After the wars in Garfagnana (1604-1620) conducted with success against the estensi, the city of Lucca spent a period of peace and prosperity until the arrival of Napoleon's troops in 1799. Lucchese policy chose the adoption of some ideal to preserve their freedom: stay on the margins of the international events, avoid insidi and disputes with neighbors, creating a powerful defensive system to deter possible invasions. Most of the State's financial resources were engaged in the construction of the last walls finished in 1645.
The fertility of the country, the economic fabric of small and medium-sized enterprises and the social peace protected by rulers allowed the maintenance of well-being of the population. In 1628, Lucca became a definitively oligarchic Republic: the General Council established the Golden Book of 224 households that could access at maximum charges, following the example of Venice. This impoverished and stiffened the political system straining to the progressive closure of cities and by the commercial decommit adopted in the past.
The European situation related to a protectionist policy forced lucchesi to move on squares and increasingly difficult. From the 16th century onwards, many capitals were re-invested in agriculture with land reclamation and cultivation extended to the whole territory of the Republic which is further enriched by aristocratic villas. Keeping this fruitful perspective, in the eighteenth century, the excellent condition of finance to assess the extinction of the debt. The Government began to deal with some reforms of timidly enlightenment: in 1758 an editorial piracy allowed Octavian Dave and his staff to print the first Italian Edition of the Encyclopèdie of Diderot and d'Alembert. In addition, the University was inaugurated in 1790.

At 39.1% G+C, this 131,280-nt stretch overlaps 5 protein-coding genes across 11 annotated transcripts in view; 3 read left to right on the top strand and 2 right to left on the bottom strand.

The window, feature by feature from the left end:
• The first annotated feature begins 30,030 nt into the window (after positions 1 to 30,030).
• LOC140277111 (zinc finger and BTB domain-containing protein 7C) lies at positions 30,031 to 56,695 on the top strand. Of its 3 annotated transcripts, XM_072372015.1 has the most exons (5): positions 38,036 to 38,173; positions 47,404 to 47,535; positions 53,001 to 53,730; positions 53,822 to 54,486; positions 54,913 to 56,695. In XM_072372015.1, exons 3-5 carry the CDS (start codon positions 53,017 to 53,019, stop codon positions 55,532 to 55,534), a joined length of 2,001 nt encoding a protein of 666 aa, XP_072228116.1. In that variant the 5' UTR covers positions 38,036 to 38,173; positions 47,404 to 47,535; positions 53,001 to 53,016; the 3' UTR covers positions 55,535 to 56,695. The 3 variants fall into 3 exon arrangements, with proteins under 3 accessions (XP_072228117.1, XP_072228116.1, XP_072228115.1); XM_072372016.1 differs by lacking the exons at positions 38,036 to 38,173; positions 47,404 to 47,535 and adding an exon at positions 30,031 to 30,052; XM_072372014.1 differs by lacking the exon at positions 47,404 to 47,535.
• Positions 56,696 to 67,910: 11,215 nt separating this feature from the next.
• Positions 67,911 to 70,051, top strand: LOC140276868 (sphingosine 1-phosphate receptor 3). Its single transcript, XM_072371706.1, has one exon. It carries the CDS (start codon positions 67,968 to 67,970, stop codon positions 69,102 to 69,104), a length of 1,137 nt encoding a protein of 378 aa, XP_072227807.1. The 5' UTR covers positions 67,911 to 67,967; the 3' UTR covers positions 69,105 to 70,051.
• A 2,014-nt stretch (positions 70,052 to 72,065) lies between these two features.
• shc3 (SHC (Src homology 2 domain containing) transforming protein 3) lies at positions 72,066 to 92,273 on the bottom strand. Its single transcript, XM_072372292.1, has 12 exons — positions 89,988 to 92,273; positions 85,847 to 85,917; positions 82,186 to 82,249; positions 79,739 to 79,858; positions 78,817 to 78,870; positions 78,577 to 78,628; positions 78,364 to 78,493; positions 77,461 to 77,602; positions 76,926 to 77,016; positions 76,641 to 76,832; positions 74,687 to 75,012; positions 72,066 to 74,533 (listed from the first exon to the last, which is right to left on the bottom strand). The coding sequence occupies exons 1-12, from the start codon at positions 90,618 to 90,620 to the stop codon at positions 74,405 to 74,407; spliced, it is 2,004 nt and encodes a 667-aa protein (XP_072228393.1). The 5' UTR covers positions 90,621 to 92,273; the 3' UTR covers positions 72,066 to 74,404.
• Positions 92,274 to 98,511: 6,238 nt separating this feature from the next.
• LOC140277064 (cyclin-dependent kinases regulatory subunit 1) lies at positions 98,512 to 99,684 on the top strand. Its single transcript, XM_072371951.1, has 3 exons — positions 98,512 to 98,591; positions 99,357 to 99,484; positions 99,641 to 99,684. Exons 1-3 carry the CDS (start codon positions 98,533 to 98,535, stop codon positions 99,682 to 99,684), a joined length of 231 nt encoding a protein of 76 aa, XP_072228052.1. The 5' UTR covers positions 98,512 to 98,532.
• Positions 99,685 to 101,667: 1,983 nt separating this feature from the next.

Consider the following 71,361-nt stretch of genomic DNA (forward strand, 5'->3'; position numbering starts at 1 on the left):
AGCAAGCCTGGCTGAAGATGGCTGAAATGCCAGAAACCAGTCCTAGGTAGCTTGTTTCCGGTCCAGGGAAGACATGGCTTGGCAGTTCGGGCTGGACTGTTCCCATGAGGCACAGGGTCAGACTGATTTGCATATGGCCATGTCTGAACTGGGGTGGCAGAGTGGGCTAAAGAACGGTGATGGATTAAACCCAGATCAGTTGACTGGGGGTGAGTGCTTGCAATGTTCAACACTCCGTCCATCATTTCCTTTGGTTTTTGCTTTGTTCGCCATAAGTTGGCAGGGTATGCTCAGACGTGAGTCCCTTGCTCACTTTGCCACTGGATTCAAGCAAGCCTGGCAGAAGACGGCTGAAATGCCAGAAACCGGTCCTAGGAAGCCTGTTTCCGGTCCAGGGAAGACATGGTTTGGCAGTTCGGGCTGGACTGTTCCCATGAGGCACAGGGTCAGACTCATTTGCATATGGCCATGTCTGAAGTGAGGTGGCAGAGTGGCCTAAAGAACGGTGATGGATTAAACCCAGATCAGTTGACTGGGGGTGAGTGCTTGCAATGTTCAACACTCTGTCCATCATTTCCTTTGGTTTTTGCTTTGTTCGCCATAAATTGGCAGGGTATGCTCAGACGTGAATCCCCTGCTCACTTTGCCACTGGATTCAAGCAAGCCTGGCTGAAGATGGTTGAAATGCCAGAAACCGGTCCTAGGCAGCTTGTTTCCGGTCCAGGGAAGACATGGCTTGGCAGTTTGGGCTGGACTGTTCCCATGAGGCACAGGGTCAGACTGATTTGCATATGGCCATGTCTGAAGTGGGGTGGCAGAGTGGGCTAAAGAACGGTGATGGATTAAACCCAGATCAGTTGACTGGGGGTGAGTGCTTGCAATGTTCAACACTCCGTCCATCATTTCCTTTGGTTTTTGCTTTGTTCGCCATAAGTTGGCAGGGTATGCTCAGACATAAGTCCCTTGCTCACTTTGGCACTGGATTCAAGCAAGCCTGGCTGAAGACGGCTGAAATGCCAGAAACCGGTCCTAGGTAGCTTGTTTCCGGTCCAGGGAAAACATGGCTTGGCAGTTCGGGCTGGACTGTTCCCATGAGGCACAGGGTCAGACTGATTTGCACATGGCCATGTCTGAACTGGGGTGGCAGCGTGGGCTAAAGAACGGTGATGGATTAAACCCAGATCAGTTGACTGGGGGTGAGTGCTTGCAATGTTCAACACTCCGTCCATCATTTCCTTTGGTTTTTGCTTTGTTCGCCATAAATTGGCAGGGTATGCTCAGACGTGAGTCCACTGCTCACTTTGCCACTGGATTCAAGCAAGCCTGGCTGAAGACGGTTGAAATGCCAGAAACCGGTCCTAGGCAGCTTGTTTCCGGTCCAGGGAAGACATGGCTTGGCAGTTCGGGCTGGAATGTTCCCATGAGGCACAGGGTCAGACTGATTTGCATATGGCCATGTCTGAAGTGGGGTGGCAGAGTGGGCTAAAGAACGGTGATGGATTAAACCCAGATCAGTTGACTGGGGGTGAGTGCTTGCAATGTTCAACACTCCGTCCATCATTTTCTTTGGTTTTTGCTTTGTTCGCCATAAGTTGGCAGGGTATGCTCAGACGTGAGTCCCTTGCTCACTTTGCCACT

For its cosmopolitan character, due to business, commerce and culture, Lucca has never had only a local dimension. During the Congress of Vienna (1815) Lucca became a duchy (Ducatus Lucensis) under Maria Luisa of Bourbon and then under his son Charles Louis. Lucca became the capital until it passed under the Grand Duchy of Tuscany in 1847. The city experienced a period of great economic prosperity in the second half of the nineteenth century, especially in the agro-food, textile and paper industries thanks to the local water resources.